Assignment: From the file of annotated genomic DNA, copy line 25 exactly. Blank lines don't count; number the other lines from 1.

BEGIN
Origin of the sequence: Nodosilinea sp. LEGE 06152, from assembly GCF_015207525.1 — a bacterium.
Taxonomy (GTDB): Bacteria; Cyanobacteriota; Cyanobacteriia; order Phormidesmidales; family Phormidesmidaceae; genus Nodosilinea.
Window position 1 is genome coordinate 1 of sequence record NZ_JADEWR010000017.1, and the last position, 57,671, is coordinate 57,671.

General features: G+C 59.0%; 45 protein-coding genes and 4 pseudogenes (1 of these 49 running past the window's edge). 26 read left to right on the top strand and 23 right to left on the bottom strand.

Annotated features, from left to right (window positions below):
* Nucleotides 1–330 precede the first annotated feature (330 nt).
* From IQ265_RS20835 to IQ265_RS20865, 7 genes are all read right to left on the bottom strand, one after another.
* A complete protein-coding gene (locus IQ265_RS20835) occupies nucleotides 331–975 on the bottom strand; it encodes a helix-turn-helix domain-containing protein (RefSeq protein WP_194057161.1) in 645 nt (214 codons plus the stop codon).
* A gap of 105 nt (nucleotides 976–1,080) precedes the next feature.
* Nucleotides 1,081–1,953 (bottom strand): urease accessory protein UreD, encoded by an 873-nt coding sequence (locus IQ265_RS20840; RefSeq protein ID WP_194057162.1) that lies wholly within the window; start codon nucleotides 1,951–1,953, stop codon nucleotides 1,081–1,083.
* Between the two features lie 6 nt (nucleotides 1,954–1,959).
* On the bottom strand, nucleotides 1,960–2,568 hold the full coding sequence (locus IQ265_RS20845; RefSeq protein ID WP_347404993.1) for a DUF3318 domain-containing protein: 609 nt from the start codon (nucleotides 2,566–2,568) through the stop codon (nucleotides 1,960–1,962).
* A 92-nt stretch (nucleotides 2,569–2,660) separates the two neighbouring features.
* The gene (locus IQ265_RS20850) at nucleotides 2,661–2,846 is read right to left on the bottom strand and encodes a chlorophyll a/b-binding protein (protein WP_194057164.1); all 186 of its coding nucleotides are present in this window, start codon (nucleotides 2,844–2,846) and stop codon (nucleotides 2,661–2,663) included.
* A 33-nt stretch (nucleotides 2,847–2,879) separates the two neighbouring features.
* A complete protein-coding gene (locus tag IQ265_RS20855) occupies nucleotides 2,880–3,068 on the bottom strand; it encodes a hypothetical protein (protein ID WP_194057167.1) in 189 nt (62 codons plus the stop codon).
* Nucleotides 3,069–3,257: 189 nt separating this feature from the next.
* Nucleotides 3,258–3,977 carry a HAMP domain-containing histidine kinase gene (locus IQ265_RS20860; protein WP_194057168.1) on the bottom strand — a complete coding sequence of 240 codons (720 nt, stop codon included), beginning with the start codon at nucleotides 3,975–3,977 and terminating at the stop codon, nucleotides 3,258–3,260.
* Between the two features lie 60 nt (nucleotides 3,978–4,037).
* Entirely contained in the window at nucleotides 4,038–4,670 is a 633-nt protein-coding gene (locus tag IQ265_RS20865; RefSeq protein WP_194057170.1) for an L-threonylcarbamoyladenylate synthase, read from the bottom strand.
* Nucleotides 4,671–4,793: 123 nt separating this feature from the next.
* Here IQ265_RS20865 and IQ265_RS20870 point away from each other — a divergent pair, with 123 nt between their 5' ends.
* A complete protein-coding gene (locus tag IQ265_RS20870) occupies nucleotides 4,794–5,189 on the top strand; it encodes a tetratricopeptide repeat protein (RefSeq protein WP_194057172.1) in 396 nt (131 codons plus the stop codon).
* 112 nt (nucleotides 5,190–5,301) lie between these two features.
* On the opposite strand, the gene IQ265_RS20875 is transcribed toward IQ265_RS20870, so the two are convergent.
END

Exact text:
* On the opposite strand, the gene IQ265_RS20875 is transcribed toward IQ265_RS20870, so the two are convergent.